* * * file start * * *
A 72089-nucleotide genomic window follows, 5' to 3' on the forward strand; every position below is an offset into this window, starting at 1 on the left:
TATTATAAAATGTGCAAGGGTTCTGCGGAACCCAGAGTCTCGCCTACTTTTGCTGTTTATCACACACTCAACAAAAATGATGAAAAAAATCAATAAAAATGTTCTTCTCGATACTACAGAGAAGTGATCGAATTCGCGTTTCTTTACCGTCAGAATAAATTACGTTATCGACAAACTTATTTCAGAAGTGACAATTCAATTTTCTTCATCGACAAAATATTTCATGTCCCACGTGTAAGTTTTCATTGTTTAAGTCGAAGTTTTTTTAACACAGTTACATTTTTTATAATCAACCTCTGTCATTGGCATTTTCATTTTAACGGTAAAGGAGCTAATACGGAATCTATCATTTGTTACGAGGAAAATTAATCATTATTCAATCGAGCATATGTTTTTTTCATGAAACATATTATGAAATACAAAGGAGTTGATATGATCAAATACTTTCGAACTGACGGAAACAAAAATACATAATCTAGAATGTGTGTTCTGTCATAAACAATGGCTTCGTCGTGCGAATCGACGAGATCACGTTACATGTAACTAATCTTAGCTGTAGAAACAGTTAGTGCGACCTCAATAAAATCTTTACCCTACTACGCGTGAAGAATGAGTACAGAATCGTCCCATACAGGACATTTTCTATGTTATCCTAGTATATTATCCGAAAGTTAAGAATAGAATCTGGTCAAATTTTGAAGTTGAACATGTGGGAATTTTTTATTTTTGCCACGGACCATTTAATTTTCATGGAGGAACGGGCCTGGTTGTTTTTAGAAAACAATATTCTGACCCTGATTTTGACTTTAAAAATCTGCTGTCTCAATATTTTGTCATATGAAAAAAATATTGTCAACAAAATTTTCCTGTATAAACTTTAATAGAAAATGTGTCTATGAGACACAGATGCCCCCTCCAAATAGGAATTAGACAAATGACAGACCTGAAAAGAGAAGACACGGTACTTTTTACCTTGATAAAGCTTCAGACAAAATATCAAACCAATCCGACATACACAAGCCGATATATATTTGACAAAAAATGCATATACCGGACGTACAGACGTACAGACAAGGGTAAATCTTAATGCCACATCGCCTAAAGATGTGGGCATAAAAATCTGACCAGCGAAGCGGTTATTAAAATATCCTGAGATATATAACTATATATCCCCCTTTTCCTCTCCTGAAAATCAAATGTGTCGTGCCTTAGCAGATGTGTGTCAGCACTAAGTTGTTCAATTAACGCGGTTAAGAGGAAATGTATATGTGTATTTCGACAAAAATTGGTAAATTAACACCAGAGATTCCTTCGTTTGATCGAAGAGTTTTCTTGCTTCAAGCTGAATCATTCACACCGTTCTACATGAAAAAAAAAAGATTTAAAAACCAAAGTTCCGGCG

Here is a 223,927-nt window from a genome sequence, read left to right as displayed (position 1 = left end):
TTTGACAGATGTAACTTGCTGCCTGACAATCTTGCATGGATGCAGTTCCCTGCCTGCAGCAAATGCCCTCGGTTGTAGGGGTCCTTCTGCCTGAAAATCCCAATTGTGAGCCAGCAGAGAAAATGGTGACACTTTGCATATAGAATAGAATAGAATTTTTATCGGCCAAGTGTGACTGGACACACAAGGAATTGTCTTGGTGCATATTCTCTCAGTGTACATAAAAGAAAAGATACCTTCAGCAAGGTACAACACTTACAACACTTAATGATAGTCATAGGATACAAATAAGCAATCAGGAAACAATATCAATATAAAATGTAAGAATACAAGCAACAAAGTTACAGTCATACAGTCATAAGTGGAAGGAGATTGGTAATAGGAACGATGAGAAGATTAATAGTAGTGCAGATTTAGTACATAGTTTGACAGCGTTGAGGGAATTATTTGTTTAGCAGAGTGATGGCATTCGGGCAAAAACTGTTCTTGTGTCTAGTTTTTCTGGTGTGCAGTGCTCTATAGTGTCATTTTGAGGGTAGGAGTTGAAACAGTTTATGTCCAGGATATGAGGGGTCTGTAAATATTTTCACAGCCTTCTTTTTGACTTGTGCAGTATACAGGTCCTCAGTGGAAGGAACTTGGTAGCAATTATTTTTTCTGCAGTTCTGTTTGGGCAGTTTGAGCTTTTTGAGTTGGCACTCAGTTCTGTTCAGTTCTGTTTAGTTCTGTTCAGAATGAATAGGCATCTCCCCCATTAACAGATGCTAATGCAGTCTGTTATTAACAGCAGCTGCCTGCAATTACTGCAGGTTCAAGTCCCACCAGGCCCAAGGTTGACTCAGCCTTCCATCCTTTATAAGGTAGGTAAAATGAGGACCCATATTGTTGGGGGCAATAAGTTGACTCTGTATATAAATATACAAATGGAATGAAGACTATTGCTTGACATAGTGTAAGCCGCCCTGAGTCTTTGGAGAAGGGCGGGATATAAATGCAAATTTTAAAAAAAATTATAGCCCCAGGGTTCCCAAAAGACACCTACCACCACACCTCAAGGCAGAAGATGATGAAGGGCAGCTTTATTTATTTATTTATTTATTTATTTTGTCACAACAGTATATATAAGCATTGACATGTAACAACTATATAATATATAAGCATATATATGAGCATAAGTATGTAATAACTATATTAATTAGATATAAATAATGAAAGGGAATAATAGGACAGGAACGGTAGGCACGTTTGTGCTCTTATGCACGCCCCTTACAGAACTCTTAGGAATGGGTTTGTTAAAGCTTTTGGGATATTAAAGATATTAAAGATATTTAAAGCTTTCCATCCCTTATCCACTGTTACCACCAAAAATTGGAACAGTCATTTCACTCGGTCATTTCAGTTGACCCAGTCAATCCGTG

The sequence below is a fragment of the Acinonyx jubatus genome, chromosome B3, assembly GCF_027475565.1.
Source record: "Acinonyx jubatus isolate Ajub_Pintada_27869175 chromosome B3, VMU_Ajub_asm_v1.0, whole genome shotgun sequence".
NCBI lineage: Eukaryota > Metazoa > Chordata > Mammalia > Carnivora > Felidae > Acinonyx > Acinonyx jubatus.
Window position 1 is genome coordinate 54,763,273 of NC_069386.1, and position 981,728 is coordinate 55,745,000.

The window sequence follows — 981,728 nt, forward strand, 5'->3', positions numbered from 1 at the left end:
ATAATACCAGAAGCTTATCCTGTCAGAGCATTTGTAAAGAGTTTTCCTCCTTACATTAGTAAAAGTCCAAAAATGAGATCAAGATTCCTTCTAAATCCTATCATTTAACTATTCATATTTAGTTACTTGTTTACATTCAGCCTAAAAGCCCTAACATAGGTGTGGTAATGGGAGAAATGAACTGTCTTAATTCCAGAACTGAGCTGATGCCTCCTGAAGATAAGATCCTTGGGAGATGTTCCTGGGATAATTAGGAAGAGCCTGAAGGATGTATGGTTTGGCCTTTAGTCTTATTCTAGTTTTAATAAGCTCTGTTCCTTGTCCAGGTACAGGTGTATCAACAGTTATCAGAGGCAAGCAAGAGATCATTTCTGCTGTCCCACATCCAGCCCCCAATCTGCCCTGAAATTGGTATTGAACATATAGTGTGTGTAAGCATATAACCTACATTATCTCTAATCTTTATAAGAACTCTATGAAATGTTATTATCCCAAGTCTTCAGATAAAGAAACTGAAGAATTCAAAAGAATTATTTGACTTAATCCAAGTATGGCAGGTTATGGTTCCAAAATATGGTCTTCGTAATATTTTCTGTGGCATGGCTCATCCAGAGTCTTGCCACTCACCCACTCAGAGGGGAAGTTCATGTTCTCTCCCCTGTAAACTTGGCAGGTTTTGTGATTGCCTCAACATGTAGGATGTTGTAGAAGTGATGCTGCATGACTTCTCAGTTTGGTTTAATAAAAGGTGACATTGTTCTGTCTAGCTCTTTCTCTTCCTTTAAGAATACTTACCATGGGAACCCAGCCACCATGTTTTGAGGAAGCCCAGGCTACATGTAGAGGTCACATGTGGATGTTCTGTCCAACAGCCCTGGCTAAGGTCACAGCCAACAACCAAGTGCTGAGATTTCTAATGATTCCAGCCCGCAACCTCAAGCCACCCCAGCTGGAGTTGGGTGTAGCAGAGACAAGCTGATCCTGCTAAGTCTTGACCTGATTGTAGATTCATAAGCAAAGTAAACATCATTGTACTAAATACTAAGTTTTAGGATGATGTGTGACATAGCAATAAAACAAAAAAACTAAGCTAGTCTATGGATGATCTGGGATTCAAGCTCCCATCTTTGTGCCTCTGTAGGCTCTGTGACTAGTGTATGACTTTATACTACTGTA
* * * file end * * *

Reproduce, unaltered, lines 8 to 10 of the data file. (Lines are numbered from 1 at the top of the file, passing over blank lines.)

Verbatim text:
Window position 1 is genome coordinate 54,763,273 of NC_069386.1, and position 981,728 is coordinate 55,745,000.

The window sequence follows — 981,728 nt, forward strand, 5'->3', positions numbered from 1 at the left end:
ATAATACCAGAAGCTTATCCTGTCAGAGCATTTGTAAAGAGTTTTCCTCCTTACATTAGTAAAAGTCCAAAAATGAGATCAAGATTCCTTCTAAATCCTATCATTTAACTATTCATATTTAGTTACTTGTTTACATTCAGCCTAAAAGCCCTAACATAGGTGTGGTAATGGGAGAAATGAACTGTCTTAATTCCAGAACTGAGCTGATGCCTCCTGAAGATAAGATCCTTGGGAGATGTTCCTGGGATAATTAGGAAGAGCCTGAAGGATGTATGGTTTGGCCTTTAGTCTTATTCTAGTTTTAATAAGCTCTGTTCCTTGTCCAGGTACAGGTGTATCAACAGTTATCAGAGGCAAGCAAGAGATCATTTCTGCTGTCCCACATCCAGCCCCCAATCTGCCCTGAAATTGGTATTGAACATATAGTGTGTGTAAGCATATAACCTACATTATCTCTAATCTTTATAAGAACTCTATGAAATGTTATTATCCCAAGTCTTCAGATAAAGAAACTGAAGAATTCAAAAGAATTATTTGACTTAATCCAAGTATGGCAGGTTATGGTTCCAAAATATGGTCTTCGTAATATTTTCTGTGGCATGGCTCATCCAGAGTCTTGCCACTCACCCACTCAGAGGGGAAGTTCATGTTCTCTCCCCTGTAAACTTGGCAGGTTTTGTGATTGCCTCAACATGTAGGATGTTGTAGAAGTGATGCTGCATGACTTCTCAGTTTGGTTTAATAAAAGGTGACATTGTTCTGTCTAGCTCTTTCTCTTCCTTTAAGAATACTTACCATGGGAACCCAGCCACCATGTTTTGAGGAAGCCCAGGCTACATGTAGAGGTCACATGTGGATGTTCTGTCCAACAGCCCTGGCTAAGGTCACAGCCAACAACCAAGTGCTGAGATTTCTAATGATTCCAGCCCGCAACCTCAAGCCACCCCAGCTGGAGTTGGGTGTAGCAGAGACAAGCTGATCCTGCTAAGTCTTGACCTGATTGTAGATTCATAAGCAAAGTAAACATCATTGTACTAAATACTAAGTTTTAGGATGATGTGTGACATAGCAATAAAACAAAAAAACTAAGCTAGTCTATGGATGATCTGGGATTCAAGCTCCCATCTTTGTGCCTCTGTAGGCTCTGTGACTAGTGTATGACTTTATACTACTGTA